Organisations will often create strategic plans with the aim to seize opportunities that align with their vision. The results, however, are not always as intended.
Mckinsey’s Tsun-yan, Hsieh and Sara Yik argued that many organisations fall short of their strategic aspirations due to leadership gaps. These gaps can lead to capability shortcomings and make it challenging to seize strategic objectives.
Strategy in itself is impacted by many variables and is often executed in environments of uncertainty. This can bring about ambiguous outcomes. To combat this and ensure success, top-performing corporations keep the dangers of mismatched capabilities, poor asset configurations, and inadequate execution under close watch in order to mitigate the failure of strategic objectives. Where companies tend to lose sight, however, is in recognising leadership capacity as a lever and starting point of strategy implementation.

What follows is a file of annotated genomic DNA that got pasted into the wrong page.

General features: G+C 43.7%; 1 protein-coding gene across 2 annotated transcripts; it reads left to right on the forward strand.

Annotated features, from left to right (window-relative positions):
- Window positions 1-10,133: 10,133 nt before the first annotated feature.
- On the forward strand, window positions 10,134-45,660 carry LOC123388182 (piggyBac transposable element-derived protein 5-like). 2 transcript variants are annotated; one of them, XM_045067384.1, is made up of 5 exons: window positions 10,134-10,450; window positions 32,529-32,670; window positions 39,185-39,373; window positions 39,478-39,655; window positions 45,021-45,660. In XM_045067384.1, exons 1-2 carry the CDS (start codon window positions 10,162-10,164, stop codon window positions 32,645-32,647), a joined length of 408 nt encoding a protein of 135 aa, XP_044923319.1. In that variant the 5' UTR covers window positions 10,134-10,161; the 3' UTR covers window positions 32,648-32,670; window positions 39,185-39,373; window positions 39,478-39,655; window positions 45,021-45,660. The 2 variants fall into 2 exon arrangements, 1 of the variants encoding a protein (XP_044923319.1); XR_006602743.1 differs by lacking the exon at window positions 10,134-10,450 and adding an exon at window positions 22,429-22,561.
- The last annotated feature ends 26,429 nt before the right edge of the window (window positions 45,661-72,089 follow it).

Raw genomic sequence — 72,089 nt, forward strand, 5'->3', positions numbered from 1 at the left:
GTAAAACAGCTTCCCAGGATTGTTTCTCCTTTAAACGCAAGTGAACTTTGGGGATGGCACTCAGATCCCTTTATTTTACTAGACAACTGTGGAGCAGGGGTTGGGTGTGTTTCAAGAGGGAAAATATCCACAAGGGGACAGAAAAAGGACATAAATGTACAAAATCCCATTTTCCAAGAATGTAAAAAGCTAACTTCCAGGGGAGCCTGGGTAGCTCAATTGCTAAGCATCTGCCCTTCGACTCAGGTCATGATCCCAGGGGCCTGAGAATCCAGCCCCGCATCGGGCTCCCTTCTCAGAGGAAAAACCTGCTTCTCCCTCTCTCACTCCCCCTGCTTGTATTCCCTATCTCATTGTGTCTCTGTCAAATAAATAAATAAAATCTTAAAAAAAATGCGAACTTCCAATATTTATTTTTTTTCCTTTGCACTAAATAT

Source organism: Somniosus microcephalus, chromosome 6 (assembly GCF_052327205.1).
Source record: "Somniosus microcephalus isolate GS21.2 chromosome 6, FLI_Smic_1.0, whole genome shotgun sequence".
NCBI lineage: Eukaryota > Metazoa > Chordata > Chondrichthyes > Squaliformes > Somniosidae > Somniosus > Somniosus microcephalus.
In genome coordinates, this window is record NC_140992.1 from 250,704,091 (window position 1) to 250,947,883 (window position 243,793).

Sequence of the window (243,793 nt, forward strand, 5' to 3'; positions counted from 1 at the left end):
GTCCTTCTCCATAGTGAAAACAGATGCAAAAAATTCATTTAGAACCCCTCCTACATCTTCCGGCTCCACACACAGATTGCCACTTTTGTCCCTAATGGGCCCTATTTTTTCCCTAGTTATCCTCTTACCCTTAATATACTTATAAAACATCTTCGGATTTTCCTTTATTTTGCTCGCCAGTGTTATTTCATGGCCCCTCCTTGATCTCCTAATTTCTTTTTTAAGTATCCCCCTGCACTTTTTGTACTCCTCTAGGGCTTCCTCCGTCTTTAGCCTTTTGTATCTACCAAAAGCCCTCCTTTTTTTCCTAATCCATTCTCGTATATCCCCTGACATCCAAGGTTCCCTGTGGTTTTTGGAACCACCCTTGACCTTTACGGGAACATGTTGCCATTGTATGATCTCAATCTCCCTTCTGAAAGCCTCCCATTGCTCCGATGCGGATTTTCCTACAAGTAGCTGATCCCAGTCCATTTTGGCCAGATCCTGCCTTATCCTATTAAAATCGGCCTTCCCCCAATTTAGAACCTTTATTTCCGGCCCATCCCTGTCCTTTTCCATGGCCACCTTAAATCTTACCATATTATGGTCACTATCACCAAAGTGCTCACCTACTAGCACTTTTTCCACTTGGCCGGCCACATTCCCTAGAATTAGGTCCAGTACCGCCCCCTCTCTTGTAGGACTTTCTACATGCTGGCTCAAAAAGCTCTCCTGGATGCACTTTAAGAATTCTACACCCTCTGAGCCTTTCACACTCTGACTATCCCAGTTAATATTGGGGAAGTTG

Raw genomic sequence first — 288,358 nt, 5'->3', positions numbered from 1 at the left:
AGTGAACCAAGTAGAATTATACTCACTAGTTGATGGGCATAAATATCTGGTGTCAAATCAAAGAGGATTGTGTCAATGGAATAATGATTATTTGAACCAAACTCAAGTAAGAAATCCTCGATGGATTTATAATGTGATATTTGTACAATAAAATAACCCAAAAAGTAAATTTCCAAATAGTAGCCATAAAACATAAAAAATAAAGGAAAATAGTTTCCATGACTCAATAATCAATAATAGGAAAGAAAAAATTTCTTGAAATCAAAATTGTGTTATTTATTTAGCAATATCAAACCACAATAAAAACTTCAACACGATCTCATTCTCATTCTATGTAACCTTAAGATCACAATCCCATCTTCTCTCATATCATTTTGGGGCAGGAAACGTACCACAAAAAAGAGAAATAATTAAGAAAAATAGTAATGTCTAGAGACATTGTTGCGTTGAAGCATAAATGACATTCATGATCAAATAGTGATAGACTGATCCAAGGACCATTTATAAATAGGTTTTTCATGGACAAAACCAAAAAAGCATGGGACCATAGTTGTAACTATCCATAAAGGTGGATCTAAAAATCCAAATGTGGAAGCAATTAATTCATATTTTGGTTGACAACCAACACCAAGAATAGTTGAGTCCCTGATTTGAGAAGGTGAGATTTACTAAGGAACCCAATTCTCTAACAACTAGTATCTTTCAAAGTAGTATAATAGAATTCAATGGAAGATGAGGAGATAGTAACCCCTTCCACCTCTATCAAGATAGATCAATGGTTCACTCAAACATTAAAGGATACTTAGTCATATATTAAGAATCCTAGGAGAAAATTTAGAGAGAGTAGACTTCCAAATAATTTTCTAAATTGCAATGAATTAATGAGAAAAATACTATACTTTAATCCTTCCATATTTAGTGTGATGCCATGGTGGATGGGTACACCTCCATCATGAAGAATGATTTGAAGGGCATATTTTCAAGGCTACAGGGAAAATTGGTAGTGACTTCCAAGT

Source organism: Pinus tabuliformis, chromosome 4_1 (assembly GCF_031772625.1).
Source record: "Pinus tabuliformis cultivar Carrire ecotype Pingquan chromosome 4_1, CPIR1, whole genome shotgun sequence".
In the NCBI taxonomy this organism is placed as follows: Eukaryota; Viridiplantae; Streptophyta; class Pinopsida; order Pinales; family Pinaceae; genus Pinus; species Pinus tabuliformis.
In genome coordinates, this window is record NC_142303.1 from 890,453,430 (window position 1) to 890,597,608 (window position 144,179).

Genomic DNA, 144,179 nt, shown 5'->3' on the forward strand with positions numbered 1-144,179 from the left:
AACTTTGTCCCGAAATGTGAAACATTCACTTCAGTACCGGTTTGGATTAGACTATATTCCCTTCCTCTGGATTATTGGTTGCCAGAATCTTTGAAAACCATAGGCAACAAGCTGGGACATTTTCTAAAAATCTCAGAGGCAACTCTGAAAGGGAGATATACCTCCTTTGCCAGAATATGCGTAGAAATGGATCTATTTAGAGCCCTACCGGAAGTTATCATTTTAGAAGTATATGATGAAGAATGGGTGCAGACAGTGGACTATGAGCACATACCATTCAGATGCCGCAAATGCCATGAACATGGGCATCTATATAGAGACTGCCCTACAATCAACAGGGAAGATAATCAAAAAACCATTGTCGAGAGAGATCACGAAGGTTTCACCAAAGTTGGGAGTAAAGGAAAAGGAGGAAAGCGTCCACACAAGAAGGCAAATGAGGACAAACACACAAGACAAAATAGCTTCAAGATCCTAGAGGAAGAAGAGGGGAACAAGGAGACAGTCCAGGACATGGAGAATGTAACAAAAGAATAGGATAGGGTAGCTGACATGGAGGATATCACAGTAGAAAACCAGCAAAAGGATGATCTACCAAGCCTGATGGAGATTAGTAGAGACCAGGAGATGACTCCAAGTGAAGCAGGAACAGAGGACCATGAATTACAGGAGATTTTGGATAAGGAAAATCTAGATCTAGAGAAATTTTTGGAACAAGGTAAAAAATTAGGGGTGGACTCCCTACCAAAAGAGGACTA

I would describe having leadership capacity as the following:
The broad-based and skilful involvement and development of leaders throughout an organisation that allows the company to capture the imagination of employees, to negotiate real changes and to tackle the inevitable challenges the company faces in today’s environment.
The critical challenge is to develop leaders who understand the shared vision of the organisation, full scope of the work and are able to achieve these. Leaders make an organisation’s strategy come true, as Shirley Keith (Founding Director of CDL Insight Consulting Ltd.) suggests, “leaders determine the success of a business: if they fail, then the whole business fails too. It’s critical for a business to have strong leaders, and that is why leadership development is essential,” leadership development: building strong leaders.
When a new strategic initiative is launched without pre-determining your employees’ leadership capacity, executives will often try to fill the gaps themselves. This can start off as fulfilling a variety of additional responsibilities and lead to the executives having less time to perform their day-to-day tasks.